Heidi Mottram, Chief Executive Officer, Northumbrian Water
After a career spent in the railways, Heidi Mottram has changed tracks to take up the top job at Northumbrian Water. Andrew Hebden went to meet her.
IN PREPARATION for my meeting with Heidi Mottram, I searched on some railway industry internet forums to see what those in the sector thought of the woman who, until recently, headed Northern Rail, the provider of local rail services across the North.
I soon found an article on the “gossip” website Railway Eye, instructively headed: “Northumbrian Water’s gain, the railway’s loss.”
“When Northern was formed it was generally held to be a basket case,” the article stated. “Without new trains and prevented from doing a desperately needed timetable recast, little was expected of the franchise.
“However, Heidi won over key stakeholders, welded together her geographically vast empire and actually succeeded in growing traffic. (Railway) Eye wishes Heidi all the best and hopes she returns to the industry soon.”
Soon into our meeting, I tell Mottram about the glowing praise in the article. She’s read it. “I don’t think Northern Rail was ever a basket case,” she smiles.
Basket case or not, there’s no disputing her success in the role, which earned her an OBE for services to the rail industry and the Outstanding Personal Contribution title at the 2008 National Rail Awards.
I suggest it must have been a wrench to move out of the railway industry, where she had worked since joining British Rail as a management trainee on leaving university. But the Leeds-born mother-of-two is pragmatic about what, on the face of it, seems a surprising change of career path, albeit to a very high-profile and influential role as chief executive of a FTSE 250 company.
“I had come to a point where, having done what I did in the railway industry, I was intrigued by what would it feel like to do it in another industry,” she says. “It’s exciting and interesting to learn something new.”
There are also obvious parallels between the rail and water industries, she points out. Both are formerly nationalised, now heavily regulated sectors, but there’s also a tangible public service ethos.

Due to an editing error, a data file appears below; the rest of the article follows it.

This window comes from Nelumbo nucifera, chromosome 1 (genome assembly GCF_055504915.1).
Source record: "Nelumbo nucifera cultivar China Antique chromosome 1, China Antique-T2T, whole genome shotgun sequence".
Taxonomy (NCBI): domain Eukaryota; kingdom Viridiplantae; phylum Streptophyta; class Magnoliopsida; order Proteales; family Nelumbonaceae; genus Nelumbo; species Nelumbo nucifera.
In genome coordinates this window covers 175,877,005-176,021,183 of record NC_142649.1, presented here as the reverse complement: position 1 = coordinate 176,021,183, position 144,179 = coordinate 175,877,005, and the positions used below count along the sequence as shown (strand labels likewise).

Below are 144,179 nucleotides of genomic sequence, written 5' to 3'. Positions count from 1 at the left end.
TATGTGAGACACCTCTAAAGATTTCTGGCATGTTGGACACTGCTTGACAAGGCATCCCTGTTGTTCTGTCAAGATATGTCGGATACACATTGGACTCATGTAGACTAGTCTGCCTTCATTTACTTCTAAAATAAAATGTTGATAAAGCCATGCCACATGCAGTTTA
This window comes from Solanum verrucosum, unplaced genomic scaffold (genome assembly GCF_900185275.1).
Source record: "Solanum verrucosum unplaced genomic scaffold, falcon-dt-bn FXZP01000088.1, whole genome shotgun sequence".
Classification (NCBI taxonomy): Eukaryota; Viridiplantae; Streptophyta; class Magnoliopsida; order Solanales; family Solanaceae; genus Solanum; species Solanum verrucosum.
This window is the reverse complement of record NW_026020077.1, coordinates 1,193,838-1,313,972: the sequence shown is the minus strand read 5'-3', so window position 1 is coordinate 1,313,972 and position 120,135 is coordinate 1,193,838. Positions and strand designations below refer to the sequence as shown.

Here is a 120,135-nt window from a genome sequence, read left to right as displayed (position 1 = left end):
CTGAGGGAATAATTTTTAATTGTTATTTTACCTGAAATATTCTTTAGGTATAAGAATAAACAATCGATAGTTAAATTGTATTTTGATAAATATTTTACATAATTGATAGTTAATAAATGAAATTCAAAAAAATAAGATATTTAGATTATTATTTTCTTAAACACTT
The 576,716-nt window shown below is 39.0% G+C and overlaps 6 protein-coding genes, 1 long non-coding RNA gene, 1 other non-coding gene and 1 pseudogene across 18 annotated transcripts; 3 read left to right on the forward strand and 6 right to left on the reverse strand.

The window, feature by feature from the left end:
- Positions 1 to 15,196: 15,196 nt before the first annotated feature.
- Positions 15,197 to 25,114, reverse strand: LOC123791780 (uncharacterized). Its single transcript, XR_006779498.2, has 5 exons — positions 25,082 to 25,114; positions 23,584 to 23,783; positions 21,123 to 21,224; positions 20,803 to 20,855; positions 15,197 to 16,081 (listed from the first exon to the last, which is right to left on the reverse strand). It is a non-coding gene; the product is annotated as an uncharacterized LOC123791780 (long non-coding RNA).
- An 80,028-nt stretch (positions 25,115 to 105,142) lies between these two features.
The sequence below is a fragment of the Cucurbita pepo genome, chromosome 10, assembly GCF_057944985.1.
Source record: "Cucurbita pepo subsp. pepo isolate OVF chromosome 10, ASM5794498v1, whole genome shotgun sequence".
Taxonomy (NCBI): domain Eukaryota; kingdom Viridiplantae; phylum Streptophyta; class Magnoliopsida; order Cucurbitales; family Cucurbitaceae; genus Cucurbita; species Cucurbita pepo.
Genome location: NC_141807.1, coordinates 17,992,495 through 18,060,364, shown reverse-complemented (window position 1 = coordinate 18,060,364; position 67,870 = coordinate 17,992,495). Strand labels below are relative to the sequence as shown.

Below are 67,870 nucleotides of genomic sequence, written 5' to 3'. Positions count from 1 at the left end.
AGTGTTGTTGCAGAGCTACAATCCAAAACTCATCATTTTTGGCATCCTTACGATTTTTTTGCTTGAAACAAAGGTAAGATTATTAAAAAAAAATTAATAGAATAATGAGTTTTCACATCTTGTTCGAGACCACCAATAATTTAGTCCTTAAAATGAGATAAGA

“What really strikes you is just how committed and proud and passionate people are in the business about what they do,” she says. “You get a very similar level of commitment in the railways as well. I think there’s something about public service and people doing something that they know is important and really matters.
“The people out there doing the real hands-on stuff – this is their work and it’s going to be right and it’s going to be spot on. That’s lovely to work with.”
Heidi Mottram is a surprising character in many respects. At 45, she is young to be chief executive of a utility employing 3,000 staff. And, of course, there’s the “female factor” – she is the first woman to head up one of the big water and waste treatment companies.
If that might be a source of anxiety to others taking on such a high-profile role, there’s no such trepidation for Mottram, who admits her presence was regarded as something of a “novelty” in the railways for years.
“That’s just the way it is in the railway industry – it’s still probably 85 or 90% blokes,” she says. “But I guess what I’ve always found is that, if people don’t know you, they will have views about you and being a woman might form a part of that. But when they get to know you and when you do stuff, they make judgements on you and whether you are any good at it.
“It becomes a much more complex judgment than just about whether you’re a woman.
“If you’re good at what you do and you get a job done, then people start to respect you.”
She recounts the story of a night when, as assistant station master at Leeds, she found herself dealing with a major incident when a parcels train derailed across the junction of the station, leaving dozens of trains stranded. She was forced to go out on the tracks in the rain to manually set up points to move trains around the derailment. “Having worked all day, I eventually did about 24 hours in total in the pouring rain and I got the trains running again,” she recalls. “That earned me a lot of respect.”
She admits she went into the rail industry only after her dreams of becoming a National Park ranger were thwarted when she failed to get a grant for a postgraduate course. But Mottram says she soon found the rail business “got its hooks into me”.
“I found it fascinating,” she says, looking back on her first job as station master at Harrogate. “One day you could be cleaning toilets and the next day you could be meeting MPs and councillors to discuss new services.”
Her career took her through the ranks in the British Rail era, eventually as route manager for the new TransPennine Express service where a highlight was linking the rail network into Manchester Airport.
In the post-privatisation era, she went on to hold senior positions at GNER, Midland Mainline and Arriva Trains Northern, before landing the top job at the new Northern franchise. It had its own particular challenges as it was formed by integrating the routes of two former franchises, operated by separate companies.
She describes it as one of her toughest challenges yet. “It surprised me how, in the hands of different companies that did broadly the same thing, i.e. run local train services, they contrived to do almost everything they could do differently,” she recalls.
“Everything from payrolls to accounting to the way that they were managing the railway. We needed to have the same processes and it surprised me how many we had to standardise. When you run 2,600 train services a day and you are trying to get them to their destination on time, you need a rhythm because 10, 15, 30 seconds is the difference between success and failure. So I had to get people pulling in the same direction.”